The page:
We are transparent about our fundraising: you know that when you donate to Vulnerable Children Society, we send the funds to the program you have designated your dollars to help. And if that program is fully funded, or for some reason needs to be discontinued, we roll the dollars into our general program fund. Lastly, we publish our financial statements on our website, so that you can see, to the dollar, exactly how much money each program received.

For your holiday gifts this year, please consider donating to Vulnerable Children Society. We have three programs that need your help… Home tutoring and Ebola disease prevention in Liberia, afterschool tutoring at our Love and Hope Centre in Ethiopia, and retraining for teens who have worked in the sex trade in Ethiopia. Even stocking stuffer amounts are highly appreciated! and go along way to do good work in these countries.

Hope for Children in Ethiopia, Vulnerable Children Society

We won’t send you a picture of a goat, but if you donate and then send us an email, we will send you back a personalized card with a picture of the children you are actually helping, and information about the program. Your loved ones will love learning about the positive impact of your donation.

Many thanks! And warmest holiday wishes from all of us in Canada, Ethiopia, and Liberia.

Arnica Rowan, President
Vulnerable Children Society

Baby pictures!

Here in the Rowan household the only hotter topic than the Elf on the Shelf is the imminent coming of our Irish Wolfhound puppy.

I mean, this is BIG NEWS people! Worthy of classroom show and tell, discussion with the cashier at the store, and constant surveillance for new pictures. Speaking of which… The pictures you all have been waiting for…


(Collective AWWWW….)

One of those little tikes is going to be our pup! There were four girls and ofour boys born in the litter to mom Glory and dad Torrin.


Right now, they are living in Northern Alberta, growing under the watchful eyes of their mom and the breeder. They are 4 1/2 weeks old! But will be ten weeks when we arrive to pick out our little guy at the end of January. There are two breeders ahead of us, so we will get the third pick of the four boys.

A few more pictures of the parents, so you can imagine what they may look like, grown… They are lovely, aren’t they?




My mom and I have a little road trip planned for that last week in January. We will zip over and spend a night in Calgary, go up to pick up the pup, spend another night in Calgary, and then come home. I think I’ll take Laughlin with us, to get him used to the puppy right away.

The pup will be bigger than Laughlin, though, even at that age. Likely he will be about 30 lbs (Laughlin is about 18lb.) so he’ll be slightly lighter than Maggie, but a tad taller.

Any, stay tuned for more pictures as they grow. Such cutesters!!

A new baby is coming the end of January!

We are adding to our family again…. Although not in the way you might think.

As our friends, family, and loyal readers know, we’ve been in the adoption process for four years now. Four years, four countries, a lot of emotional ups and downs, and still, no babies for me to snuggle. (I still snuggle the eight year olds, but they are far from babies now.)

I have a lot of love in my heart, and every couple of years, I have this overwhelming urge to have a new baby, of the human or non-human kind. My biological clock? Who knows… But every couple of years, it comes knocking.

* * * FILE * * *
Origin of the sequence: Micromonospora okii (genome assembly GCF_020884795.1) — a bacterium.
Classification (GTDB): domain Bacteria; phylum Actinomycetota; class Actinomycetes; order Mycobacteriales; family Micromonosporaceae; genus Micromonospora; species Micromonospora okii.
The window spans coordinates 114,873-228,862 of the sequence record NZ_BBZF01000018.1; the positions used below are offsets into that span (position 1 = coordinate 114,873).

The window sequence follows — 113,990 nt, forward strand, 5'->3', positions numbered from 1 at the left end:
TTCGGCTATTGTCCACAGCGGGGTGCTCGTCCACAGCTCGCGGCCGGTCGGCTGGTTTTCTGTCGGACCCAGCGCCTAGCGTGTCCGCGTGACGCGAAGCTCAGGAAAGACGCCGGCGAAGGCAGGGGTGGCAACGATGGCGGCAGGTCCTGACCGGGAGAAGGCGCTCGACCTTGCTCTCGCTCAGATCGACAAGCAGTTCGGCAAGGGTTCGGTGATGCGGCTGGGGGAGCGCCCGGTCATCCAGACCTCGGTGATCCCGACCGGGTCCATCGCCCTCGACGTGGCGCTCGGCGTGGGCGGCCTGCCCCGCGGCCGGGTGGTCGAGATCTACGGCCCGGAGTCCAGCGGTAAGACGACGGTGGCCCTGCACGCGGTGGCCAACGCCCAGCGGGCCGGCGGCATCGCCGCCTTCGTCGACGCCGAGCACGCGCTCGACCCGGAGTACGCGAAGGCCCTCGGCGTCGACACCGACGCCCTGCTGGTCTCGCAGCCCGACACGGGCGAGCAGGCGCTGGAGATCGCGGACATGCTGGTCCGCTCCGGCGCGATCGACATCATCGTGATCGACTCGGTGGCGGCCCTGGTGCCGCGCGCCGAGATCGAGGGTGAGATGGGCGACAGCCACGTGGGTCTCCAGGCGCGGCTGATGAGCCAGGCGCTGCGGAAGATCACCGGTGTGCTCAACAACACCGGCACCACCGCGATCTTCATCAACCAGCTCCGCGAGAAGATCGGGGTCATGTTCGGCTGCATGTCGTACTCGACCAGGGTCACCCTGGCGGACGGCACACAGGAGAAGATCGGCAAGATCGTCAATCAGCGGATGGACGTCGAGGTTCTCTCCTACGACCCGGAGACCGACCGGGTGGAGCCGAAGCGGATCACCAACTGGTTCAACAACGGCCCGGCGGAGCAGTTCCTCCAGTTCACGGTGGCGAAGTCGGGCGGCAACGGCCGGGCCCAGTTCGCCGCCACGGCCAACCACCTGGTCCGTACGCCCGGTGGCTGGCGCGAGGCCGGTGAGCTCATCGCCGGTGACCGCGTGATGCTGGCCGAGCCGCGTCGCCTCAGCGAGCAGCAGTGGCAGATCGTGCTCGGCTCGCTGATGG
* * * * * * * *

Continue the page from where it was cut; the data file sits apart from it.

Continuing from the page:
My first baby was Hamish, who I will always cherish as my best friend and best dog ever. Really, Hamish was my first baby… He went everywhere with me, and my life centred around him. When he was two, I wanted a friend for him, and along came our cocker spaniel Maggie. Honestly, I would have had a human babe by then, but I was going through a mucky divorce, so that was out of the questions. A couple of years later came the cats, Vega and Haatim, in two batches, and then, after Hamish passed, our little cairn terrier Laughlin. I loved having puppies and kitties to snuggle, and to watch over. There is just this mothering instinct in me.

And then my human babies… Sugar and Spice. I love those little girls! My best babes of all, even if we got them when they were three. But now they are on the edge of puberty, and no longer toddlers-in-arms.

I need another baby, people. And this adoption thing is not panning out any time soon.

So, I am happy to announce, that I am getting a PUPPY!

And not just any puppy. Ever since I was in my early twenties, I’ve wanted an Irish Wolfhound.


If this breed isn’t ringing a bell for you, they are the tallest dog breed, and are shaped like an oversized, very scruffy greyhound.


Ok, so let’s answer some questions.
Yes, I know they are huge.


Yes, I know that they have a shorter lifespan than smaller breeds (average 8 years old.)

What you may not know is that they are called the “gentle giant” breed. I’ve always wanted an Irish Wolfhound,a new let me tell you why…


They are amazingly gentle and great with kids. They’re quiet, intelligent personalities are legendary. Even though they do need to roam about and have a good run, Irish Wolfhounds are actually are lower energy dogs, and love more lounging on their bed or by the hearth. They are easily trainable (not like my darling cairn terrier) and are rarely aggressive with other dogs. You rarely have to bathe them and a combing is all they need for grooming. And, they are huge, and scruffy, and have lovely beards. Every dog should have a beard, don’t you think? Laughlin has a beard, and Maggie does too, when she hasn’t been to the groomers lately… 🙂

I’ve sent a deposit into a breeder for a puppy in Alberta… The pups were born November 13th, and they are so so cute! Like oversized black and brindle hamsters, squawking and wrestling about. If she accepts my deposit and all goes well, I’ll go and pick the pup up at the end of January.

So excited!!